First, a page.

THE way in which a seriously ill pensioner was kept in an ambulance outside hospital for eight hours was “unacceptable”, the heads of two major health bodies have agreed.

Jason Killens, chief executive of the Welsh Ambulance Services Trust (WAST), and Gary Doherty, his counterpart with the Betsi Cadwaladr University Health Board, were giving evidence at an inquest into the death of retired shopkeeper Peter Connelly, who died at Wrexham Maelor Hospital on February 20, 2018.

The 70-year-old, of Ffordd Meirion, Fairbourne, near Barmouth, arrived in an ambulance at the hospital at 2.15pm the previous day but with up to nine ambulances queuing outside the emergency department on what staff described as “a challenging night” he was not admitted until 10pm, by which time his condition had deteriorated.

He died the following afternoon of multi-organ failure due to acute pancreatitis caused by gallstones.

The inquest at Ruthin heard how he had been in excruciating pain and crying “Please help me” .

Professor Solomon Almond, who was called as an independent expert, said that even if Mr Connelly had been admitted to hospital immediately the outcome would probably have been the same.

But he commented: “If the delay had been 20-30 minutes then so be it, but for it to be any number of hours cannot be right. Eight or nine hours is too much.”

Both Mr Killens and Mr Doherty, along with operational staff from both organisations, told John Gittins, coroner for North Wales East and Central, that numerous steps had been taken to tackle the problem of ambulance handover times, including reducing the number of patients needing hospital care and improving triage systems, and the measures were proving effective.

The inquest heard how Mr Connelly’s family had asked whether he could be taken to another hospital instead but had been told that once the ambulance had entered the hospital grounds it could not be done.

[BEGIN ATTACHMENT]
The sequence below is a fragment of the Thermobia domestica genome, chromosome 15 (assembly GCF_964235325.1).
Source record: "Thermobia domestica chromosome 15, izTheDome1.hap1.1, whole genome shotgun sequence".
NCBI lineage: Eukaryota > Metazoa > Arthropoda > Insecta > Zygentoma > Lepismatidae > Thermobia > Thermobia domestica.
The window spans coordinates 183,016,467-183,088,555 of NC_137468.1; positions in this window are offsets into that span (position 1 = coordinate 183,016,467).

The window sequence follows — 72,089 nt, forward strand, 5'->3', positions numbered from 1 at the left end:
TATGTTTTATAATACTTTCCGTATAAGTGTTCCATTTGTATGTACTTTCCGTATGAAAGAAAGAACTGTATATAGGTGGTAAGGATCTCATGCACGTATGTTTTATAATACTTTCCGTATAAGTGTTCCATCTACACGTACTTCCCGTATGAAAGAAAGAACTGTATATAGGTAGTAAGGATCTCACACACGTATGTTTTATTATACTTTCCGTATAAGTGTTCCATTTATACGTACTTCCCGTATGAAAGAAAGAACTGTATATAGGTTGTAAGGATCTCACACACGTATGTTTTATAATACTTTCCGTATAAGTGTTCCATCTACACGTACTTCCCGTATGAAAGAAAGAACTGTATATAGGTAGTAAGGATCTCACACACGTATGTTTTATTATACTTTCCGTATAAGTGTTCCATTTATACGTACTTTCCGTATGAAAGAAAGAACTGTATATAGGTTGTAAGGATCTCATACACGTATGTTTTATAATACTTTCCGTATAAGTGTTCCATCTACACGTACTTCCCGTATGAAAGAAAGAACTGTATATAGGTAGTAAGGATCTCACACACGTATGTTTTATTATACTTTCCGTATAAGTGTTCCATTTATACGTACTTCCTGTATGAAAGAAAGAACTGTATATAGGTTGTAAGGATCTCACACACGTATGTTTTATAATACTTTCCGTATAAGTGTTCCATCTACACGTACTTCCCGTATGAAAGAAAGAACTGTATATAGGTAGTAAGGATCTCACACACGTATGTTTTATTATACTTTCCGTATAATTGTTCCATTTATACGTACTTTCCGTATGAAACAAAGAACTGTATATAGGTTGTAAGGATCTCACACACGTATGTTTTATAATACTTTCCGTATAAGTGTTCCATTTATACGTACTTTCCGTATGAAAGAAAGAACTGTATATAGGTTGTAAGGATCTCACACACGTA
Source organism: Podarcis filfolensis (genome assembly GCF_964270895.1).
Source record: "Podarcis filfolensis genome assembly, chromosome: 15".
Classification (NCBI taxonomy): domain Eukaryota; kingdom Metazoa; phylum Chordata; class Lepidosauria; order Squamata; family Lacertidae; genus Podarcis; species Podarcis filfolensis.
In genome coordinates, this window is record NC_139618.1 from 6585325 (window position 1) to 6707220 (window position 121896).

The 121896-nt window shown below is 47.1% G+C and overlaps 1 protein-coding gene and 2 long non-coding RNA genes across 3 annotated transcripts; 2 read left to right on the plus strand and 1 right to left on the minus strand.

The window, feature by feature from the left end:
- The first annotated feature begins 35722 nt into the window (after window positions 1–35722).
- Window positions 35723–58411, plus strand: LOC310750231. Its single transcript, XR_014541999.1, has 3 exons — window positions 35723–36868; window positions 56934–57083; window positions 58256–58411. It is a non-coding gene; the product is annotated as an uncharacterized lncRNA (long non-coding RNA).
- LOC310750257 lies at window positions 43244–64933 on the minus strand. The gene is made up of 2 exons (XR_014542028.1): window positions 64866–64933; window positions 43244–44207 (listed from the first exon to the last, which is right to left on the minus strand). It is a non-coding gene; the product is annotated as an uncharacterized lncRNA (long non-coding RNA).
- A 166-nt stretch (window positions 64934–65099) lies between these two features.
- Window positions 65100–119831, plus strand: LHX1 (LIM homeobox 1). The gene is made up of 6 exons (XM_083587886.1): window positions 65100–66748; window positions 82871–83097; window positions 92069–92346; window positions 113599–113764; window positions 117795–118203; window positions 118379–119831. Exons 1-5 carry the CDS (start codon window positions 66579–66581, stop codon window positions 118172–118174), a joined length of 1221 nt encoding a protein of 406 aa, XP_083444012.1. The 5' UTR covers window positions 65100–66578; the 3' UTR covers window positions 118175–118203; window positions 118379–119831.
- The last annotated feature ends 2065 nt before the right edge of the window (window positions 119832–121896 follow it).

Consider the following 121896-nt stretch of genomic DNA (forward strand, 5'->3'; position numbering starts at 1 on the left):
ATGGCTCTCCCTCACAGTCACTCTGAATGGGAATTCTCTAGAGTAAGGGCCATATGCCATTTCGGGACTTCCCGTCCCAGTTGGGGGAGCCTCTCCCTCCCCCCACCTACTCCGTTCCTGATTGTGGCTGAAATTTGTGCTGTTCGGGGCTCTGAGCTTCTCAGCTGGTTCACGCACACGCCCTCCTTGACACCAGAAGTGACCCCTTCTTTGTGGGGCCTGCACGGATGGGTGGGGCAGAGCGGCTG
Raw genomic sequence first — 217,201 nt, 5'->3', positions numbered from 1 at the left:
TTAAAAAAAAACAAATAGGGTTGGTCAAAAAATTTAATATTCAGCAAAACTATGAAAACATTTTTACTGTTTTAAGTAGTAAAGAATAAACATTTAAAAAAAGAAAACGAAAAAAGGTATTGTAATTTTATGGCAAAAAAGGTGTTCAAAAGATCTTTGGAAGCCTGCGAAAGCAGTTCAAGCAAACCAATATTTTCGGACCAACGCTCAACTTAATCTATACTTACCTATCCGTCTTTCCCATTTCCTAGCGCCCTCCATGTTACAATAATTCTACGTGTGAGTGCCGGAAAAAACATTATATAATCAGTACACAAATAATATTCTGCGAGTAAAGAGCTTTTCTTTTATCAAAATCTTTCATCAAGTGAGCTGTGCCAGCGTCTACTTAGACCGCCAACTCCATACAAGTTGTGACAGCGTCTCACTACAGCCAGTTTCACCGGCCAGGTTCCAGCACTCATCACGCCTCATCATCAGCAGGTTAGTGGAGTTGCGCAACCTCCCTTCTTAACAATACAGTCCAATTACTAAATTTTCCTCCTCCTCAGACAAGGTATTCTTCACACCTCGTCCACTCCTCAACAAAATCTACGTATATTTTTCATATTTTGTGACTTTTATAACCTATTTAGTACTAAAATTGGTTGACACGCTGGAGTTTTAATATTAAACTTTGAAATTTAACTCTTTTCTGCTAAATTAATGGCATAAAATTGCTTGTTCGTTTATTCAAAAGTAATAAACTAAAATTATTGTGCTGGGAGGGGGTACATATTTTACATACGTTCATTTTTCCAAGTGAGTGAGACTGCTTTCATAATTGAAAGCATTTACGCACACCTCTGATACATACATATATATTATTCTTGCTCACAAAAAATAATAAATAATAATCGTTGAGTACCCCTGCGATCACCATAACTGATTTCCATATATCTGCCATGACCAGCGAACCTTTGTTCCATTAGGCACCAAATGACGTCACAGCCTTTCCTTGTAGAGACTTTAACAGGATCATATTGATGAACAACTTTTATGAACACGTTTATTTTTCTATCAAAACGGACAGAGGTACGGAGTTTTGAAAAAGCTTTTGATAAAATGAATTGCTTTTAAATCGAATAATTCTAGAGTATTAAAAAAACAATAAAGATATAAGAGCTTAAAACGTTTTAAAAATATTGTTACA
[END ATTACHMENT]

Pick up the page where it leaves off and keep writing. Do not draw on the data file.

But Mr Killens said talks were being held over diverting ambulances from hospitals where there were long queues.

Mr Connelly’s brother John said the family did not want others to have to go through the same harrowing experience.

“After 20 months what has c hanged?” he asked.

Mr Doherty said there were definite improvements and further measures were planned, adding: “It is less likely to happen.”

Expressing condolences with the family, he said: “It should not have happened.”

Recording a conclusion of natural causes, Mr Gittins said that while it was clear that the situation had improved and the latest figures were encouraging, he still had enough concern about staffing issues, patient flow and handovers to issue a Regulation 28 report to the Health Board about the risk if future deaths.

The report will not go to the Ambulance Trust.

Thanking Mr Connelly’s family for the manner in which they had conducted themselves throughout the hearing, the coroner said: “You have afforded this process the dignity which Peter was denied in the ambulance that night.”

After the hearing a spokesman for the Health Board said: “We offer our full and sincere apologies to Mr Connelly's family.

“The delay he experienced outside our emergency department was and remains unacceptable.

“Our performance on ambulance transfers has improved over the last 12 months, and will continue to work with our partners to make further progress and provide safer care.”